gave little weight to Dr. Fleming's consultative
3. whether sufficient evidence exists in the record for the
ALJ to properly determine that the claimant could perform her
past work as a housekeeper; and
4. whether the vocational expert's testimony provides
substantial evidence to support the ALJ's finding that
jobs exist in the national economy that the claimant can
STANDARD OF REVIEW
standard for reviewing the Commissioner's decision is
limited. This court must affirm the ALJ's decision if he
applied the correct legal standards and if substantial
evidence supports his factual conclusions. See 42
U.S.C. § 405(g); Graham v. Apfel, 129 F.3d
1420, 1422 (11th Cir. 1997); Walker v. Bowen, 826
F.2d 996, 999 (11th Cir.1987).
. . . presumption of validity attaches to the [ALJ's]
legal conclusions, including determination of the proper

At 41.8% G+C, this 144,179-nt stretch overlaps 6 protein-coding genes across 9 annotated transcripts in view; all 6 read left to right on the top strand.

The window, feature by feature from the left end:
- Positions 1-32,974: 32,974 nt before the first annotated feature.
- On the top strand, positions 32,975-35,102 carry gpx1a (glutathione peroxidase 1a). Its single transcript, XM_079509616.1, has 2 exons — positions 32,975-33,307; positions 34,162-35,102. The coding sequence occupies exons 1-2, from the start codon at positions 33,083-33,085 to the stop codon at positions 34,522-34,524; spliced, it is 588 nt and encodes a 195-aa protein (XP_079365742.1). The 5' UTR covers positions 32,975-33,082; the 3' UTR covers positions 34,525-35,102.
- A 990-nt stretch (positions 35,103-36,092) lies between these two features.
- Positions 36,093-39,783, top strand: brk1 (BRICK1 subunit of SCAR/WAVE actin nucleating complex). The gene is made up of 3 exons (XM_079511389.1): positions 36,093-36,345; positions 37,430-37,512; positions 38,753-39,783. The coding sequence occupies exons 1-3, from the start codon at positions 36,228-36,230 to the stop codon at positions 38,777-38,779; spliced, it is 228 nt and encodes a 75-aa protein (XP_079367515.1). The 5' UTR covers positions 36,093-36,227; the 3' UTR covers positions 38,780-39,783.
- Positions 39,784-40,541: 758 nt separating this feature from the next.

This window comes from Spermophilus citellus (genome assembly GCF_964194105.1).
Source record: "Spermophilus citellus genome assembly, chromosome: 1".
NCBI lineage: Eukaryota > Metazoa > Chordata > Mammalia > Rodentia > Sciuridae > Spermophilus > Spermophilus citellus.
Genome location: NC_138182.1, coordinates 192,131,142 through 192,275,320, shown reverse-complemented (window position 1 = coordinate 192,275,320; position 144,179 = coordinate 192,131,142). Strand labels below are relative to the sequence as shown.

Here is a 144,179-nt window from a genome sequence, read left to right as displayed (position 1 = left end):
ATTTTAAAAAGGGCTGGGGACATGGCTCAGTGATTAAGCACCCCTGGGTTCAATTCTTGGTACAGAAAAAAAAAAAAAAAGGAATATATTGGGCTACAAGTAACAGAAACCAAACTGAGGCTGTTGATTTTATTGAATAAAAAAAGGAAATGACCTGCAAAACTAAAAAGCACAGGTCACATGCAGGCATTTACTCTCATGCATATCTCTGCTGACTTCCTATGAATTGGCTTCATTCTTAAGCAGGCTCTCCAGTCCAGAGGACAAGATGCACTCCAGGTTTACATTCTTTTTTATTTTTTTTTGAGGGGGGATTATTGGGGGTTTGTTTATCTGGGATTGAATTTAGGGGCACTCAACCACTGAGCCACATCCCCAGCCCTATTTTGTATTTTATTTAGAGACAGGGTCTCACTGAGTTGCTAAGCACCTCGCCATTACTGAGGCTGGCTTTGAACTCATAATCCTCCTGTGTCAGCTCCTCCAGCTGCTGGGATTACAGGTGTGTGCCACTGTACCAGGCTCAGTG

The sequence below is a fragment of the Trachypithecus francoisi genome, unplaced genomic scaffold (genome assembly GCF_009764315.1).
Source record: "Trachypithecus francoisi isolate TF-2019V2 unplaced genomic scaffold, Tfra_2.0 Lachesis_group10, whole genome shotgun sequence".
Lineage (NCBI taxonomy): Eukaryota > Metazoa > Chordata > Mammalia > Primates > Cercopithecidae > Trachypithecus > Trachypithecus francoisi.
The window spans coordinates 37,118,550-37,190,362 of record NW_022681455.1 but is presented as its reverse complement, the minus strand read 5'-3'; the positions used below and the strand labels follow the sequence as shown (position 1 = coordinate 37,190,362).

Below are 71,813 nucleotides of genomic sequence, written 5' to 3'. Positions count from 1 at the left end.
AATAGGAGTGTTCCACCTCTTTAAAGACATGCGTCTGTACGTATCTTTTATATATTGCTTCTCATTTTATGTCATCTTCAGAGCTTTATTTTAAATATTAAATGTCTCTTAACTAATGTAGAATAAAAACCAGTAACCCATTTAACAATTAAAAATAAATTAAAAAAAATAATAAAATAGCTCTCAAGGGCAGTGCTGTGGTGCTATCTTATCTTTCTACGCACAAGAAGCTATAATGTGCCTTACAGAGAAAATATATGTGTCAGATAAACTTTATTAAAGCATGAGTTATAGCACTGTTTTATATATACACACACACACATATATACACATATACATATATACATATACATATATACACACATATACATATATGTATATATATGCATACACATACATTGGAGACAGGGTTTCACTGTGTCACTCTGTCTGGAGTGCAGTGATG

standards to be applied in evaluating claims.”
Walker, 826 F.2d at 999. This court does not review
the ALJ's factual determinations de novo. The
court will affirm those factual determinations that are
supported by substantial evidence. “Substantial
evidence” is “more than a mere scintilla. It
means such relevant evidence as a reasonable mind might
accept as adequate to support a conclusion.”
Richardson v. Perales, 402 U.S. 389, 402 (1971).
court must keep in mind that opinions such as whether a
claimant is disabled, the nature and extent of a
claimant's residual functional capacity, and the
application of vocational factors “are not medical
opinions, . . . but are, instead, opinions on issues reserved
to the Commissioner because they are administrative findings
that are dispositive of a case; i.e., that would direct the
determination or decision of disability.” 20 C.F.R.
§§ 404.1527(d), 416.927(d). Whether the claimant
meets a Listing and is qualified for Social Security
disability benefits is a question reserved for the ALJ, and
the court “may not decide facts anew, reweigh the
evidence, or substitute [its] judgment for that of the
Commissioner.” Dyer v. Barnhart, 395 F.3d